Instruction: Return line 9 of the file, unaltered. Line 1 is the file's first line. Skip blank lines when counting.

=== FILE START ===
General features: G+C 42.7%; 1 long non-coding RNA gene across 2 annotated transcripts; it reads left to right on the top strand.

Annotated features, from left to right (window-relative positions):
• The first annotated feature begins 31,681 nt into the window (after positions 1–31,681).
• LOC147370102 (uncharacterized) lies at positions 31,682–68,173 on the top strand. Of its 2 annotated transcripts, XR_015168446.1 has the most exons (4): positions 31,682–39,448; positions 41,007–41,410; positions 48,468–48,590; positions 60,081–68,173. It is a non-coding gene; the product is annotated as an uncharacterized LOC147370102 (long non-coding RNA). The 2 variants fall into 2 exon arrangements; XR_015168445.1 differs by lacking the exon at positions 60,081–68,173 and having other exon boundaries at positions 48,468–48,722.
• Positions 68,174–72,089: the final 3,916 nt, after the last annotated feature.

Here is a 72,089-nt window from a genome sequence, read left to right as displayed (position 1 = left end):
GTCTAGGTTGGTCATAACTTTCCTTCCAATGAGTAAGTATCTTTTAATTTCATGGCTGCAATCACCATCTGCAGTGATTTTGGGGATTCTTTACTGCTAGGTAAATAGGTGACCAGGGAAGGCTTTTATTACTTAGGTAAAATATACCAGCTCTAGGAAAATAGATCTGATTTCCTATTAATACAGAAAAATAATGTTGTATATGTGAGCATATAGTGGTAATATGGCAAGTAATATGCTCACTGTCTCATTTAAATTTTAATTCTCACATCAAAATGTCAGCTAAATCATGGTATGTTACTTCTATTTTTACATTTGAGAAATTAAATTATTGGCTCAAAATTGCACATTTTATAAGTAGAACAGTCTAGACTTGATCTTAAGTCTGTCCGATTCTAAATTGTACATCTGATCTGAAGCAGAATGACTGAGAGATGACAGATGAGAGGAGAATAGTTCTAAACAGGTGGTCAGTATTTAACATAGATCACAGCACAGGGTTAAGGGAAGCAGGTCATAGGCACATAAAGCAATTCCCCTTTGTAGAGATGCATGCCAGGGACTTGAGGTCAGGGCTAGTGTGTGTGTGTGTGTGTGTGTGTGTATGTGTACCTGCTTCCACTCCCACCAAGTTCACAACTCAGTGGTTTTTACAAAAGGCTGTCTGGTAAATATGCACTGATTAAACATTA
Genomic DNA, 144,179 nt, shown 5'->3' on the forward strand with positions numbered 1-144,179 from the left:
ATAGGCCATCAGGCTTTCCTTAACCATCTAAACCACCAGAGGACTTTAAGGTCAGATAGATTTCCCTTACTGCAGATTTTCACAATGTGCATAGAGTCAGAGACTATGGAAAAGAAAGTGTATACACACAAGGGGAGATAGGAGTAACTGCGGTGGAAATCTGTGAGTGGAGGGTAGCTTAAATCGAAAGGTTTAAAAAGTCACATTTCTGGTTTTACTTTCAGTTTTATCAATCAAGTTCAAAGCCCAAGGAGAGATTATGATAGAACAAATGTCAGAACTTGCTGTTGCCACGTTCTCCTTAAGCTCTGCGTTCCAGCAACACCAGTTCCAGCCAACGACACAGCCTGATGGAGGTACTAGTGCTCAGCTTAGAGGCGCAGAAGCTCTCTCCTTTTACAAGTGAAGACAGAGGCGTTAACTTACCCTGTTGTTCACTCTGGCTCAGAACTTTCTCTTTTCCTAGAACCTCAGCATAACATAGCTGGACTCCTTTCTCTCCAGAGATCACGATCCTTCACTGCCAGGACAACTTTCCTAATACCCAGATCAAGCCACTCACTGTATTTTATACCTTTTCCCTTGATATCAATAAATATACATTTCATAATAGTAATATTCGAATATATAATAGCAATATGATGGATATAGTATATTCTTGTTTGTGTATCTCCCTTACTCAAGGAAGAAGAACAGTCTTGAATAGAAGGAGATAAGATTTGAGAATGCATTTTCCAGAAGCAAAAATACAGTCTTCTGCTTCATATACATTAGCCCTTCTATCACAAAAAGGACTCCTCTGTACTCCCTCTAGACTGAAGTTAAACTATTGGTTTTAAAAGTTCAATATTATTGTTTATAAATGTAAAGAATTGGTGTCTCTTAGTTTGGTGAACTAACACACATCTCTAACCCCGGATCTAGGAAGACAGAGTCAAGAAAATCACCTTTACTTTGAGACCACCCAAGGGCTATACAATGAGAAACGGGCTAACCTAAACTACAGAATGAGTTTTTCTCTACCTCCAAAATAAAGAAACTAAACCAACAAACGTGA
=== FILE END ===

ATAGGCCATCAGGCTTTCCTTAACCATCTAAACCACCAGAGGACTTTAAGGTCAGATAGATTTCCCTTACTGCAGATTTTCACAATGTGCATAGAGTCAGAGACTATGGAAAAGAAAGTGTATACACACAAGGGGAGATAGGAGTAACTGCGGTGGAAATCTGTGAGTGGAGGGTAGCTTAAATCGAAAGGTTTAAAAAGTCACATTTCTGGTTTTACTTTCAGTTTTATCAATCAAGTTCAAAGCCCAAGGAGAGATTATGATAGAACAAATGTCAGAACTTGCTGTTGCCACGTTCTCCTTAAGCTCTGCGTTCCAGCAACACCAGTTCCAGCCAACGACACAGCCTGATGGAGGTACTAGTGCTCAGCTTAGAGGCGCAGAAGCTCTCTCCTTTTACAAGTGAAGACAGAGGCGTTAACTTACCCTGTTGTTCACTCTGGCTCAGAACTTTCTCTTTTCCTAGAACCTCAGCATAACATAGCTGGACTCCTTTCTCTCCAGAGATCACGATCCTTCACTGCCAGGACAACTTTCCTAATACCCAGATCAAGCCACTCACTGTATTTTATACCTTTTCCCTTGATATCAATAAATATACATTTCATAATAGTAATATTCGAATATATAATAGCAATATGATGGATATAGTATATTCTTGTTTGTGTATCTCCCTTACTCAAGGAAGAAGAACAGTCTTGAATAGAAGGAGATAAGATTTGAGAATGCATTTTCCAGAAGCAAAAATACAGTCTTCTGCTTCATATACATTAGCCCTTCTATCACAAAAAGGACTCCTCTGTACTCCCTCTAGACTGAAGTTAAACTATTGGTTTTAAAAGTTCAATATTATTGTTTATAAATGTAAAGAATTGGTGTCTCTTAGTTTGGTGAACTAACACACATCTCTAACCCCGGATCTAGGAAGACAGAGTCAAGAAAATCACCTTTACTTTGAGACCACCCAAGGGCTATACAATGAGAAACGGGCTAACCTAAACTACAGAATGAGTTTTTCTCTACCTCCAAAATAAAGAAACTAAACCAACAAACGTGA